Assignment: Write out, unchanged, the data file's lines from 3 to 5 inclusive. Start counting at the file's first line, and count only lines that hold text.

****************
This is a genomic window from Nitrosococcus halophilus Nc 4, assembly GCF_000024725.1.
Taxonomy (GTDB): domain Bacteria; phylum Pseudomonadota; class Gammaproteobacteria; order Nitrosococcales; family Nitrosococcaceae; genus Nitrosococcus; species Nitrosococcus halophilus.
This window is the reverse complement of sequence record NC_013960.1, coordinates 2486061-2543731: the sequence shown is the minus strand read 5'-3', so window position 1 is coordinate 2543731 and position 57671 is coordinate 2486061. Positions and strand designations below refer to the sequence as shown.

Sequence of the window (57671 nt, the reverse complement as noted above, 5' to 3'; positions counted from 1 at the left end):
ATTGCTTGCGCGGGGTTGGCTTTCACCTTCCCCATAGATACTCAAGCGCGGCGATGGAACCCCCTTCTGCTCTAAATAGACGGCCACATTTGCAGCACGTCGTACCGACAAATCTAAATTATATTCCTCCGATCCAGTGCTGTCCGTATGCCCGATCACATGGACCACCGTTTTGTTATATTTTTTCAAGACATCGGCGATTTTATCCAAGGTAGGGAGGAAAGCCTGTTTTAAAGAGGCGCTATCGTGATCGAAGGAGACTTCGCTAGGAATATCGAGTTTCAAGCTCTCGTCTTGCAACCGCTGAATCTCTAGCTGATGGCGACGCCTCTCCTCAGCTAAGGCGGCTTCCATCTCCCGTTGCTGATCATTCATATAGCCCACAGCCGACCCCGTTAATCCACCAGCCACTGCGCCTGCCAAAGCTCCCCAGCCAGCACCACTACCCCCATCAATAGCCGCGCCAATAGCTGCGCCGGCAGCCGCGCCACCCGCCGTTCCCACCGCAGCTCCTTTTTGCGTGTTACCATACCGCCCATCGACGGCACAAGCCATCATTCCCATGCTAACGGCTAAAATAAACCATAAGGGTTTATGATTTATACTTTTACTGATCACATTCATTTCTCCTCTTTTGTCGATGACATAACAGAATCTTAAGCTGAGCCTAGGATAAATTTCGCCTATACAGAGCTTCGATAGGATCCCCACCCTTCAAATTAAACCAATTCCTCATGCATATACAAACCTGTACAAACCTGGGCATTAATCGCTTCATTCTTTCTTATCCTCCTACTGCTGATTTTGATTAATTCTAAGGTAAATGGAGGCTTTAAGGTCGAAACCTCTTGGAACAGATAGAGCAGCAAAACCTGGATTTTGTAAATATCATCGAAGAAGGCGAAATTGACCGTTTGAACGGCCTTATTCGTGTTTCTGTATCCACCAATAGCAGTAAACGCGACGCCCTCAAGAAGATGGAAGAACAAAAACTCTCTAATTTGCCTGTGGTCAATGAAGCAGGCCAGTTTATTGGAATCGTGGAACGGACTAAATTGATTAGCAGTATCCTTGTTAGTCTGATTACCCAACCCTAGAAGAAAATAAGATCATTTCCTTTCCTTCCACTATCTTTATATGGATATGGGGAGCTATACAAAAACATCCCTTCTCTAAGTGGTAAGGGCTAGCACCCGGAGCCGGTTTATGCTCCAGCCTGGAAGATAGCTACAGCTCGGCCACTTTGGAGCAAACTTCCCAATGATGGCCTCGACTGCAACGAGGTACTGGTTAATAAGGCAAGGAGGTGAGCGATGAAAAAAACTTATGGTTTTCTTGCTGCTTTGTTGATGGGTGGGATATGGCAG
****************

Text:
This window is the reverse complement of sequence record NC_013960.1, coordinates 2486061-2543731: the sequence shown is the minus strand read 5'-3', so window position 1 is coordinate 2543731 and position 57671 is coordinate 2486061. Positions and strand designations below refer to the sequence as shown.

Sequence of the window (57671 nt, the reverse complement as noted above, 5' to 3'; positions counted from 1 at the left end):
ATTGCTTGCGCGGGGTTGGCTTTCACCTTCCCCATAGATACTCAAGCGCGGCGATGGAACCCCCTTCTGCTCTAAATAGACGGCCACATTTGCAGCACGTCGTACCGACAAATCTAAATTATATTCCTCCGATCCAGTGCTGTCCGTATGCCCGATCACATGGACCACCGTTTTGTTATATTTTTTCAAGACATCGGCGATTTTATCCAAGGTAGGGAGGAAAGCCTGTTTTAAAGAGGCGCTATCGTGATCGAAGGAGACTTCGCTAGGAATATCGAGTTTCAAGCTCTCGTCTTGCAACCGCTGAATCTCTAGCTGATGGCGACGCCTCTCCTCAGCTAAGGCGGCTTCCATCTCCCGTTGCTGATCATTCATATAGCCCACAGCCGACCCCGTTAATCCACCAGCCACTGCGCCTGCCAAAGCTCCCCAGCCAGCACCACTACCCCCATCAATAGCCGCGCCAATAGCTGCGCCGGCAGCCGCGCCACCCGCCGTTCCCACCGCAGCTCCTTTTTGCGTGTTACCATACCGCCCATCGACGGCACAAGCCATCATTCCCATGCTAACGGCTAAAATAAACCATAAGGGTTTATGATTTATACTTTTACTGATCACATTCATTTCTCCTCTTTTGTCGATGACATAACAGAATCTTAAGCTGAGCCTAGGATAAATTTCGCCTATACAGAGCTTCGATAGGATCCCCACCCTTCAAATTAAACCAATTCCTCATGCATATACAAACCTGTACAAACCTGGGCATTAATCGCTTCATTCTTTCTTATCCTCCTACTGCTGATTTTGATTAATTCTAAGGTAAATGGAGGCTTTAAGGTCGAAACCTCTTGGAACAGATAGAGCAGCAAAACCTGGATTTTGTAAATATCATCGAAGAAGGCGAAATTGACCGTTTGAACGGCCTTATTCGTGTTTCTGTATCCACCAATAGCAGTAAACGCGACGCCCTCAAGAAGATGGAAGAACAAAAACTCTCTAATTTGCCTGTGGTCAATGAAGCAGGCCAGTTTATTGGAATCGTGGAACGGACTAAATTGATTAGCAGTATCCTTGTTAGTCTGATTACCCAACCCTAGAAGAAAATAAGATCATTTCCTTTCCTTCCACTATCTTTATATGGATATGGGGAGCTATACAAAAACATCCCTTCTCTAAGTGGTAAGGGCTAGCACCCGGAGCCGGTTTATGCTCCAGCCTGGAAGATAGCTACAGCTCGGCCACTTTGGAGCAAACTTCCCAATGATGGCCTCGACTGCAACGAGGTACTGGTTAATAAGGCAAGGAGGTGAGCGATGAAAAAAACTTATGGTTTTCTTGCTGCTTTGTTGATGGGTGGGATATGGCAG